By Karen Pihl-Carey
SangStat Medical Corp. secured a $30 million line of credit through an agreement with Phoenix-based Finova Capital Corp.
The company, based in Fremont, Calif., will be able to draw down the funds over a three-year period. The credit bears interest at an average rate of prime plus .75 percent on the outstanding balance.
"We were able to negotiate a large line of credit with a major lender," said Steve Dance, the company's senior vice president of finance. "I think it gives us a source of cash to fund our growing business, and it will help us achieve our goals over the next two or three years."
The company's goals, Dance told BioWorld Today, are to develop a product pipeline, funding the development of future products, such as RDP58, and to fund Phase III trials that expand the use of the already-marketed Thymoglobulin in hematological areas. The credit line also will provide the company with additional working capital.
"We can draw down whenever we wish to, essentially, so it's an open line of credit in that regard," Dance said. "Based on our projections, we would be able to borrow the full $30 million within 12 months."
Certain assets of SangStat, including certain intellectual properties, secure the credit.
In preclinical trials, RDP58 (rationally designed peptide 58) showed benefits in 12 monkeys with an inflammatory bowel disease. RDP58 is a tumor necrosis factor (TNF-alpha) inhibitor, which the company expects to move into human trials primarily for Crohn's disease, but also ulcerative colitis, either in this quarter or in the third quarter.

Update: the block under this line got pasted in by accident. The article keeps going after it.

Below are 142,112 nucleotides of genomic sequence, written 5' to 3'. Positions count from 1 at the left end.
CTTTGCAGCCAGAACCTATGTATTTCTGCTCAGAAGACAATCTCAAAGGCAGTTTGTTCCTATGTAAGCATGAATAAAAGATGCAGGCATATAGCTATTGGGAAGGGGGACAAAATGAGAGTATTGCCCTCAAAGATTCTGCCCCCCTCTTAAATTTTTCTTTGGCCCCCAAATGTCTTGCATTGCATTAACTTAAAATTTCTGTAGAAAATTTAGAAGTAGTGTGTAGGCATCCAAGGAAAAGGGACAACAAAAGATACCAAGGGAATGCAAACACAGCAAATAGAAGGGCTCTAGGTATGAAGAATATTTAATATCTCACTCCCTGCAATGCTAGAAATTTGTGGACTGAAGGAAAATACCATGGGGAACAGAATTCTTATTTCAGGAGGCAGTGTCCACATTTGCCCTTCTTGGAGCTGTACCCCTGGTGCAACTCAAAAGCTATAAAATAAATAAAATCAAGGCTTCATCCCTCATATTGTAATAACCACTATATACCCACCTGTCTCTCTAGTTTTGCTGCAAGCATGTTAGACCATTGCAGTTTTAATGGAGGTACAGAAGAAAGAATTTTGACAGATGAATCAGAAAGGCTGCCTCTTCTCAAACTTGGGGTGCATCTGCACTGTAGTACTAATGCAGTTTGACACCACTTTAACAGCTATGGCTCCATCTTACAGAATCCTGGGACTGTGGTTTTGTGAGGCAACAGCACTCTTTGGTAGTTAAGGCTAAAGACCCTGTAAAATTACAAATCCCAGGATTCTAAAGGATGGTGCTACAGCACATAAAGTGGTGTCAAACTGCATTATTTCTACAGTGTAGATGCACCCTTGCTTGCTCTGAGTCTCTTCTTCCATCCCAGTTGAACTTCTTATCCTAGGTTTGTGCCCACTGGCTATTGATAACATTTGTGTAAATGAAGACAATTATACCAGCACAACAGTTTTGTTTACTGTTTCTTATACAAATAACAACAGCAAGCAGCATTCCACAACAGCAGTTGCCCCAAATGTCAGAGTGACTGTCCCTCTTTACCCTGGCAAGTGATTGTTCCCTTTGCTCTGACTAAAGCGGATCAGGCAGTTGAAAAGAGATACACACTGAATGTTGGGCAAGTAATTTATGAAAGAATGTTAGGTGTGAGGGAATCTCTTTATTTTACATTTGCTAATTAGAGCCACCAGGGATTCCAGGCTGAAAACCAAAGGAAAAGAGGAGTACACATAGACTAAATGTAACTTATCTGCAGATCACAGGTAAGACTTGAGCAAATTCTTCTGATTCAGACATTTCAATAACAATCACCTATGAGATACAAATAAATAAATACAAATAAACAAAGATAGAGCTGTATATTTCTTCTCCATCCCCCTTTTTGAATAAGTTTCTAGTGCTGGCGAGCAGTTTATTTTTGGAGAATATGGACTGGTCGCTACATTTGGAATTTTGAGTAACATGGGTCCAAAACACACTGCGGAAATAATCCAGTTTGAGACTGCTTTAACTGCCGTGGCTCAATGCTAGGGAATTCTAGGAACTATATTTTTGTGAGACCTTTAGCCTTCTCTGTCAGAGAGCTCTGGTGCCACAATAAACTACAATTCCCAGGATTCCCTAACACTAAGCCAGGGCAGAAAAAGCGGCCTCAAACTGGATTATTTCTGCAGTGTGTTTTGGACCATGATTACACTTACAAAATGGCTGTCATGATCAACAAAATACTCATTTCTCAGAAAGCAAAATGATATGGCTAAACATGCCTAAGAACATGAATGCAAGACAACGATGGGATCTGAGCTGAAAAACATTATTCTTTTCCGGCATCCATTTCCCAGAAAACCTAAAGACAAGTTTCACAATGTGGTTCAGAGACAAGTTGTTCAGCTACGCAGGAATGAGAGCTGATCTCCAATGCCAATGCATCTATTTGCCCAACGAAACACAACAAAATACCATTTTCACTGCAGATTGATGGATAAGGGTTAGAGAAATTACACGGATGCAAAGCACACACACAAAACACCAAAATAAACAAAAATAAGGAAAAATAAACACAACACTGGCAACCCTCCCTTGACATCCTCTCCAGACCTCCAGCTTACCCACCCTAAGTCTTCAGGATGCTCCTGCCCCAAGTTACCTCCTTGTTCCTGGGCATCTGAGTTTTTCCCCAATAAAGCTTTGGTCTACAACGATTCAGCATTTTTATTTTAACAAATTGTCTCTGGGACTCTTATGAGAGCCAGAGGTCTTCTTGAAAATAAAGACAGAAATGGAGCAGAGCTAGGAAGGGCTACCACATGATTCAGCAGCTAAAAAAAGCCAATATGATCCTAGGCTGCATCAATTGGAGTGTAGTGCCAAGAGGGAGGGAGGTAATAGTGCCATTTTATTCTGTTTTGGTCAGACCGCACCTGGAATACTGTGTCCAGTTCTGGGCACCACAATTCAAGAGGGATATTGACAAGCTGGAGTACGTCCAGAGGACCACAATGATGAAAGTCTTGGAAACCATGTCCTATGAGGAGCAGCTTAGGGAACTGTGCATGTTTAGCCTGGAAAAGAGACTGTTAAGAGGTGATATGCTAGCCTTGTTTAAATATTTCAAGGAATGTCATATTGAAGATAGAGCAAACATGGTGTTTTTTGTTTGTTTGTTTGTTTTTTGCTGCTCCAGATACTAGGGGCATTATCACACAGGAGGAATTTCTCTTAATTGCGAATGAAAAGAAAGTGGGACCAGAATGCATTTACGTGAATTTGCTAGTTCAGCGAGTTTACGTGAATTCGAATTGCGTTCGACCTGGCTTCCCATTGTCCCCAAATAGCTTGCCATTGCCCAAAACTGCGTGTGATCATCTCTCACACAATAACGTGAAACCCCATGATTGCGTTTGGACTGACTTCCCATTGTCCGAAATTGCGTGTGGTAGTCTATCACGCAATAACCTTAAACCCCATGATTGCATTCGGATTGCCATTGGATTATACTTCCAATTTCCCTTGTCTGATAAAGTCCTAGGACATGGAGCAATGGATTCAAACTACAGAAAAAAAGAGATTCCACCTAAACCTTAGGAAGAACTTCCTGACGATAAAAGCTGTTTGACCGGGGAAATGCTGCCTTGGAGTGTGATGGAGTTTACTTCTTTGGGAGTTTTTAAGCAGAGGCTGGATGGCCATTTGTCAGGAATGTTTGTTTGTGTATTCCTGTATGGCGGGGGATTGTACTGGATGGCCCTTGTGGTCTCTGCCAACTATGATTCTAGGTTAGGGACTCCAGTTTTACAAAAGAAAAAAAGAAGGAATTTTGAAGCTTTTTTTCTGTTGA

SangStat has an intravenous and an orally active version of RDP58, both of which showed benefit in the monkeys. The drug candidate either cured the monkeys of the condition or was proved effective by stopping diarrhea.
The company also recently submitted a new drug application in Canada for Thymoglobulin for prophylaxis and treatment of acute renal graft rejection in adult renal transplant recipients. The drug now is available under a special access program, permitting its distribution upon the request of a physician. Thymoglobulin is a pasteurized antithymocyte rabbit immunoglobulin that was approved in the U.S. in January 1999. The drug captured the top sales position in the U.S. immunosuppressive antibody market for December, the company said. It also is in clinical trials for hematological disorders and other areas of transplantation.
The company's SangCya oral solution (cyclosporine) was approved in Germany earlier this month. And a British court rejected an attempt by Novartis Pharma AG, of Basel, Switzerland, to have the UK marketing authorization of SangStat's SangCya oral solution revoked.
SangCya is the leading immunosuppressive drug used to prevent graft rejection in solid organ transplant recipients, the company said. The solution is co-promoted and distributed with Abbott Laboratories, of Abbott Park, Ill. It was launched in November 1998.
For 1999, SangStat posted net revenues of $58.1 million, with a net loss of $33 million, or $1.95 per share. The company had $24.1 million in cash as of Dec. 31. It has about 17.3 million shares outstanding.
The company also raised $15 million in February by selling 450,000 shares to an institutional investor. (See BioWorld Today, Feb. 17, 2000, p. 2.)
SangStat's stock (NASDAQ:SANG) closed Monday at $24, down $1.50.